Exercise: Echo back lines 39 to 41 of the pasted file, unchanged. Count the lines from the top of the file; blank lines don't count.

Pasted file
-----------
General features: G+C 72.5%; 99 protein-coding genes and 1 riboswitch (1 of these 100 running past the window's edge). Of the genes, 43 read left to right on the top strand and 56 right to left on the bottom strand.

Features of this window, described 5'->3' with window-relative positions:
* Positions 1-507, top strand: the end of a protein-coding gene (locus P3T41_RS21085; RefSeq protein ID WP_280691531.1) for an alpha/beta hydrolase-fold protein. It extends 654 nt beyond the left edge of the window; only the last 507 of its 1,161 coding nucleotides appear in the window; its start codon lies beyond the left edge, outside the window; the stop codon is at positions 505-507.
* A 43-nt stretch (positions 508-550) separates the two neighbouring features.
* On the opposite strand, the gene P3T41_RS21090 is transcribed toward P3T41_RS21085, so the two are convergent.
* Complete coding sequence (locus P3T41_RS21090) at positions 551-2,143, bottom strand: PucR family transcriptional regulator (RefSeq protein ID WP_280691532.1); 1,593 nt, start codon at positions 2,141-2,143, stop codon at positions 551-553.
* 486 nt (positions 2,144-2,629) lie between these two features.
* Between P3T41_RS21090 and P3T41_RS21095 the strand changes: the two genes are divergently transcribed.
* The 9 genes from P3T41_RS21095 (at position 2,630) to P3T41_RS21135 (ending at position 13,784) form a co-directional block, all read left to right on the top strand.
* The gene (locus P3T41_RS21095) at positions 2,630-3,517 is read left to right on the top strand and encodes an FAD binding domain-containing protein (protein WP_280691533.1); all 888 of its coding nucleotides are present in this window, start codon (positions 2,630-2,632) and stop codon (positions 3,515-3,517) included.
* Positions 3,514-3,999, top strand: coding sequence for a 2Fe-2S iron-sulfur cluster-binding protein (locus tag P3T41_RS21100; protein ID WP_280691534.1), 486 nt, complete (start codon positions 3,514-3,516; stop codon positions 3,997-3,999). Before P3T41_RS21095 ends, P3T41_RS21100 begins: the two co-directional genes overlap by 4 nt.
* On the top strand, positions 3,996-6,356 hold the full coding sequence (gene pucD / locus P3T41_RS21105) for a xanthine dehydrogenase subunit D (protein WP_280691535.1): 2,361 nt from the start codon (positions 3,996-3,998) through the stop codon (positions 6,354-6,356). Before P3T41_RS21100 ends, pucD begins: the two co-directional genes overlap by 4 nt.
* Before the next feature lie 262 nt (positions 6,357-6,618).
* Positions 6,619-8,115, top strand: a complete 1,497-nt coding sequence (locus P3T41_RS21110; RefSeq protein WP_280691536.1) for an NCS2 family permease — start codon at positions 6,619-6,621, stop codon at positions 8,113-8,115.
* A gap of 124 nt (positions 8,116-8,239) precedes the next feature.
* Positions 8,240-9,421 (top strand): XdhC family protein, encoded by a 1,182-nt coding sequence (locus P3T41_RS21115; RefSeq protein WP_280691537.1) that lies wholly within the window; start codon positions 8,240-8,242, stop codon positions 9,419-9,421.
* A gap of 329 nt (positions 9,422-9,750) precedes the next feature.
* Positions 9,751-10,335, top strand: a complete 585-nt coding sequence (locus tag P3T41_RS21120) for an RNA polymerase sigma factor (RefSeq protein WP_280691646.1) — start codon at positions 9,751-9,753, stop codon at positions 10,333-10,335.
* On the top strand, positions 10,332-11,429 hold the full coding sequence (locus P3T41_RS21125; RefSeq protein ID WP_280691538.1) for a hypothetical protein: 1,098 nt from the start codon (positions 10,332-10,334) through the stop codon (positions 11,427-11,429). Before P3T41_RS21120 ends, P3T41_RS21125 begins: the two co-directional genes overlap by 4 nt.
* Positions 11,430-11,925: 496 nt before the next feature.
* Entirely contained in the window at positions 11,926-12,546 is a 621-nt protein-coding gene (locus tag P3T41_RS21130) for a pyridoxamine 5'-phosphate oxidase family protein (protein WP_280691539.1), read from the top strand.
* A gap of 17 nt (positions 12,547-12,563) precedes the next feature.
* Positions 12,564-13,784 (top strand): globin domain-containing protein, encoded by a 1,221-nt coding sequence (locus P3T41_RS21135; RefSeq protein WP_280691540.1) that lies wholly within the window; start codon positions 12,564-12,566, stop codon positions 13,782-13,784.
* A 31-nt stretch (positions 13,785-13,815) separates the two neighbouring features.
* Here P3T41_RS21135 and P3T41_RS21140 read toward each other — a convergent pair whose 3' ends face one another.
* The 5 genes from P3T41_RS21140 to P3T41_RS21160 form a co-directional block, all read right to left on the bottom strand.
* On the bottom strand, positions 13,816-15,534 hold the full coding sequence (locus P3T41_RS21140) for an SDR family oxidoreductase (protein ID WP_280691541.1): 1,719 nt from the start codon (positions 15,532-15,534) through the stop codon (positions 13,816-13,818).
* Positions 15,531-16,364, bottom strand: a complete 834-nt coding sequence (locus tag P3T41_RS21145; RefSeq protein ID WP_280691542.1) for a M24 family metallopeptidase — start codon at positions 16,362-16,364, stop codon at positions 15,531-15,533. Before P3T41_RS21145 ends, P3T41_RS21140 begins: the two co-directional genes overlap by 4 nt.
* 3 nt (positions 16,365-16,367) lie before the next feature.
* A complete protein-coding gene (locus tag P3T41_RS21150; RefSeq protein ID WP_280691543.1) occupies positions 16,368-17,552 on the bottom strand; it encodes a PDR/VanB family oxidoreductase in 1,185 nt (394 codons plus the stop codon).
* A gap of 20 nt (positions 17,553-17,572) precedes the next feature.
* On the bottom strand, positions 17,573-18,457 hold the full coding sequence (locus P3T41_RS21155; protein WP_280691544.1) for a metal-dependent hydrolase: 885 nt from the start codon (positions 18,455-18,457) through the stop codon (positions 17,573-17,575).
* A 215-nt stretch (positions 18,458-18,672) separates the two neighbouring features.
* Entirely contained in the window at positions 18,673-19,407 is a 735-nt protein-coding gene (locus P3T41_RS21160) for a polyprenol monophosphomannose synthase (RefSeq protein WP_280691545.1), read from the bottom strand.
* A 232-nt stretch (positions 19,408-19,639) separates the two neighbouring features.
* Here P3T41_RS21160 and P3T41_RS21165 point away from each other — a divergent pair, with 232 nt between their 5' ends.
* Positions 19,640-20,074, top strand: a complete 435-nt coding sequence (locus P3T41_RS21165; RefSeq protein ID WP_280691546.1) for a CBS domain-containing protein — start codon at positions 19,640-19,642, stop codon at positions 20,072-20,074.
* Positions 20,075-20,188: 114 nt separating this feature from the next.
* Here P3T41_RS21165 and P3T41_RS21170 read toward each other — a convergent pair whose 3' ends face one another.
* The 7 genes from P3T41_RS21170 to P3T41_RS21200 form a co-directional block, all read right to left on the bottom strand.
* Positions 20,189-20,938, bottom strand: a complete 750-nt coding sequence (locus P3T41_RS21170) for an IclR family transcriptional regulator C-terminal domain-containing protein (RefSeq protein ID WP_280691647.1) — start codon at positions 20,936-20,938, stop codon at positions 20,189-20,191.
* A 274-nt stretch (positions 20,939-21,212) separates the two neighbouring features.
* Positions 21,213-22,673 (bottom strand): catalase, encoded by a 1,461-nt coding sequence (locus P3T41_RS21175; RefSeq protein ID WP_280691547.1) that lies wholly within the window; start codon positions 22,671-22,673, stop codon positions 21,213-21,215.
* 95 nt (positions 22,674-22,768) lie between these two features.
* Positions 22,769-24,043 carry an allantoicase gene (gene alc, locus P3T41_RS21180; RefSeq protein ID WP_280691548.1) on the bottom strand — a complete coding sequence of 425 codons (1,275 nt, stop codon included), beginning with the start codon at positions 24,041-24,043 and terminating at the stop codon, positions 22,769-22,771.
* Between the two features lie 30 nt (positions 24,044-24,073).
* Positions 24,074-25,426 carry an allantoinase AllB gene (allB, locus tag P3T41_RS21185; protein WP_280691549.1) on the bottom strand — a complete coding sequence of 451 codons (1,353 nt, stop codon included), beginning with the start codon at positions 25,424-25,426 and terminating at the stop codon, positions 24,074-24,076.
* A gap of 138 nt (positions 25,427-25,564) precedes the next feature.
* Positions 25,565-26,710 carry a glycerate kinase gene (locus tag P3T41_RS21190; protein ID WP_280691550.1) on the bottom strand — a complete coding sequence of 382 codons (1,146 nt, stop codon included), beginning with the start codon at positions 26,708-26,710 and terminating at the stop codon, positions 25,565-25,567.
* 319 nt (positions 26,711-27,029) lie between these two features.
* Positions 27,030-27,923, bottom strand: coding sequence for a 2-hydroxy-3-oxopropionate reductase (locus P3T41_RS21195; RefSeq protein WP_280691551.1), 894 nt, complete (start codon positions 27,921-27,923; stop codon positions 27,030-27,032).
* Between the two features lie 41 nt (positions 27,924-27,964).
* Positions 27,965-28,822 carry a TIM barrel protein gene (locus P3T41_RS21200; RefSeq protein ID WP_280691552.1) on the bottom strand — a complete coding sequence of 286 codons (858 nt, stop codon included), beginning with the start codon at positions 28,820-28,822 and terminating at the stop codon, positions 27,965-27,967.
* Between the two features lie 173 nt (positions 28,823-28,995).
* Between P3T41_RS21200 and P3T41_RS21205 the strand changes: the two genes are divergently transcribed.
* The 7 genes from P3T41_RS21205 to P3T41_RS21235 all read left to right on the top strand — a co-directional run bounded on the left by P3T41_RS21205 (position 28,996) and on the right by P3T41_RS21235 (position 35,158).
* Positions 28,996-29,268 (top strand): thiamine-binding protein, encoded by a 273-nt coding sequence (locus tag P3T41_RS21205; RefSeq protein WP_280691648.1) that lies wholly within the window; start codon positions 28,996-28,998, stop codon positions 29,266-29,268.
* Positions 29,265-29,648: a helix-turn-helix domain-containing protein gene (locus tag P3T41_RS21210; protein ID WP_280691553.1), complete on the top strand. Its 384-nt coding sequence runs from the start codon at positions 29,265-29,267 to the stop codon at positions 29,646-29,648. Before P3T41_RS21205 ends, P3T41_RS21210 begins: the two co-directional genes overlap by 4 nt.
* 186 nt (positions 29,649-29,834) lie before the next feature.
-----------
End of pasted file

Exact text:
* Here P3T41_RS21165 and P3T41_RS21170 read toward each other — a convergent pair whose 3' ends face one another.
* The 7 genes from P3T41_RS21170 to P3T41_RS21200 form a co-directional block, all read right to left on the bottom strand.
* Positions 20,189-20,938, bottom strand: a complete 750-nt coding sequence (locus P3T41_RS21170) for an IclR family transcriptional regulator C-terminal domain-containing protein (RefSeq protein ID WP_280691647.1) — start codon at positions 20,936-20,938, stop codon at positions 20,189-20,191.